“Switch the order of publications with teaching. Or as I like to say, ‘lead with teaching.’ Also, go ahead and elaborate on the courses taught, don't just list them. In particular, if you've taught/developed a course, or emphasized special content in an existing course, or teach it in an interesting way, give a sentence or two describing it.”

If you have any specialized training on pedagogy, you should also include it in the teaching section.

Service: In this section you should describe your service activities, whether to your university (committees, student leadership), the profession (e.g. academic peer reviewer, regional/national leadership), or the community.

Awards and honors: Finally, you should list any awards or honors you have received. The lines get a little blurry here…for example, a Fulbright-Hays fellowship is both a grant and an award. You will need to use your best judgement, but if you have received an award or honor for your research, teaching or service, you should make sure it has a home in your CV.

How should I design my CV?
After content, you should also think about form. What font should you use? What size? How large should the margins be? These are all important questions, but not ones you should obsess over. If your CV includes the information described above and generally follows the conventions of the field, the form will matter less than the substance. Try and follow the basic rules of design. Pick a font and font size that is clear and professional (Arial = yes, Papyrus = no). Choose margins that are not too small and not too big. Space your sections a bit, but don’t include excessive white space. And so on. When in doubt, pick a few CVs that look great to you and mimic their design, or find the standard CV template for your university and use that. If you are hopelessly lost, ask one of your design-oriented friends to take a look. If they don’t recoil in horror, you are probably ok.

The evolution of CVs and finding role models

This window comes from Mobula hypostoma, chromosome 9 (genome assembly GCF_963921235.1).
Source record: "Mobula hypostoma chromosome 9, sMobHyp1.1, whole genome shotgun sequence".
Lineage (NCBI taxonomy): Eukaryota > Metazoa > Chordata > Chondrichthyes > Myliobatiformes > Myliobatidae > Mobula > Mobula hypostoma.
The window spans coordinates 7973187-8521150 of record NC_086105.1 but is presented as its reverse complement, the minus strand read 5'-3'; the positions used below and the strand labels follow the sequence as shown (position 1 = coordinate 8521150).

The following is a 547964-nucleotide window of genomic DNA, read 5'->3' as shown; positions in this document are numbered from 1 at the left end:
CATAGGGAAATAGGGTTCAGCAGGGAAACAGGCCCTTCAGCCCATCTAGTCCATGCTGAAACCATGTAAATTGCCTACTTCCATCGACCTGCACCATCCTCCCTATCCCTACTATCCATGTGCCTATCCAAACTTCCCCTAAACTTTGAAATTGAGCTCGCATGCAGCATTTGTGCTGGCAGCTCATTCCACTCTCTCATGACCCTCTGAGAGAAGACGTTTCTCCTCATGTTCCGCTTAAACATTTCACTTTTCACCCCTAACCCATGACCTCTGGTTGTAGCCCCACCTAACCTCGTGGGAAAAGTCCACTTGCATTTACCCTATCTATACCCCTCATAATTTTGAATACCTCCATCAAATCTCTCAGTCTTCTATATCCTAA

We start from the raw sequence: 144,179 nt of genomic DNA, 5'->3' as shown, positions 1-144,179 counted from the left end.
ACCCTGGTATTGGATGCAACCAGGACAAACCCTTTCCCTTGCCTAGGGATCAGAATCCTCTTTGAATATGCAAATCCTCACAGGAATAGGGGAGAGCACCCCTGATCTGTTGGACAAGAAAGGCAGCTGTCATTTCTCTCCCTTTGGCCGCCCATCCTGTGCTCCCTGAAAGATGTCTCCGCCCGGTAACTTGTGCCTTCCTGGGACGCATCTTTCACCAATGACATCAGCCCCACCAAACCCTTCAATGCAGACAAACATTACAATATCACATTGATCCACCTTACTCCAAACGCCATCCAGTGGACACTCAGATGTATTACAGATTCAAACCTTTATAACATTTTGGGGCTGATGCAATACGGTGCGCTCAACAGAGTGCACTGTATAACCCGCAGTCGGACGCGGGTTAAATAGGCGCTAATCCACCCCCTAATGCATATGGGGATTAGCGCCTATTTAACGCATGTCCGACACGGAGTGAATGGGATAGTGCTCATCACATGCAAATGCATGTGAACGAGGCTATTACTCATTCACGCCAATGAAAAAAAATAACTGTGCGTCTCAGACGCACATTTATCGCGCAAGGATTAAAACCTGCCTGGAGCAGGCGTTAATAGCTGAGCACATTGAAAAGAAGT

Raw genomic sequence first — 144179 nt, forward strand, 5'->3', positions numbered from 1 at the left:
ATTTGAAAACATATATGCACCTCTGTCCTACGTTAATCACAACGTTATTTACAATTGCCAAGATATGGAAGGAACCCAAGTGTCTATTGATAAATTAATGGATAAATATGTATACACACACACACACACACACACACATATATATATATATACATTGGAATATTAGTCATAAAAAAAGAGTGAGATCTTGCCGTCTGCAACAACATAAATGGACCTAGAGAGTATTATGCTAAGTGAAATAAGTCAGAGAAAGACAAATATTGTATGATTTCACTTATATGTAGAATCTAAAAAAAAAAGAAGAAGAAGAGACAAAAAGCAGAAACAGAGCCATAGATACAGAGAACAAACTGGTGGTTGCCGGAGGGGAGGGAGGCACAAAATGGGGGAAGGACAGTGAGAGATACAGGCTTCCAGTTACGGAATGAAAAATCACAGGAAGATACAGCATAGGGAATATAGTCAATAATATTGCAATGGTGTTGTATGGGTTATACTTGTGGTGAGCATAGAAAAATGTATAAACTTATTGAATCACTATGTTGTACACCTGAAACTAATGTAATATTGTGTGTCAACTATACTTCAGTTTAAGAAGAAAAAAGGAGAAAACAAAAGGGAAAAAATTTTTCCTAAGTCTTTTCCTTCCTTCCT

As you can see, my CV has evolved significantly since I was a first-time job market candidate. It still provides a summary of my work and accomplishments, but serves a slightly different purpose today than it did then. Most importantly, I have begun to curate the contents for the sake of brevity. I am not “on the market” these days and don’t need to paint a complete picture of my work. If I were on the market, I would provide more detail in the teaching, peer-reviewed conferences and invited talks sections.

This is all a way of saying that you shouldn’t necessarily mimic the CVs of professors in your department, particularly ones who have been around for years or decades. You will probably be better served by asking to see the CVs of the recently appointed faculty, or those who have recently been successful on the job market. If you are a faculty member reading this blog and have a good CV you are willing to share, please send me a message and I will post it.

Last point - and I can’t stress this enough - get together with your peers and critique each others CVs. Your personal tastes and preferences will vary, but you should seek out feedback in a low stakes and supportive environment. Print some paper copies, get some red pens, and order a pizza. Invite some junior faculty. It will pay off handsomely.

Final thoughts
The CV is a deceptive document. It is simple in its form, yet does a lot of spoken and unspoken work. When in doubt, remember to make your CV is organized and only includes the essentials. It is ok if your CV is short! In fact, the search committee probably expects it. Much better to communicate a brief record of solid accomplishment than to muddy the waters with padding and fluff.


Further Reading
I wrote this blog post for PhD students in Urban and Regional Planning, but the advice is probably transferable to most social science disciplines. Similarly, many advice articles on academic CVs from social scientists are relevant to planning PhD students. A couple of recent ones that I enjoyed are: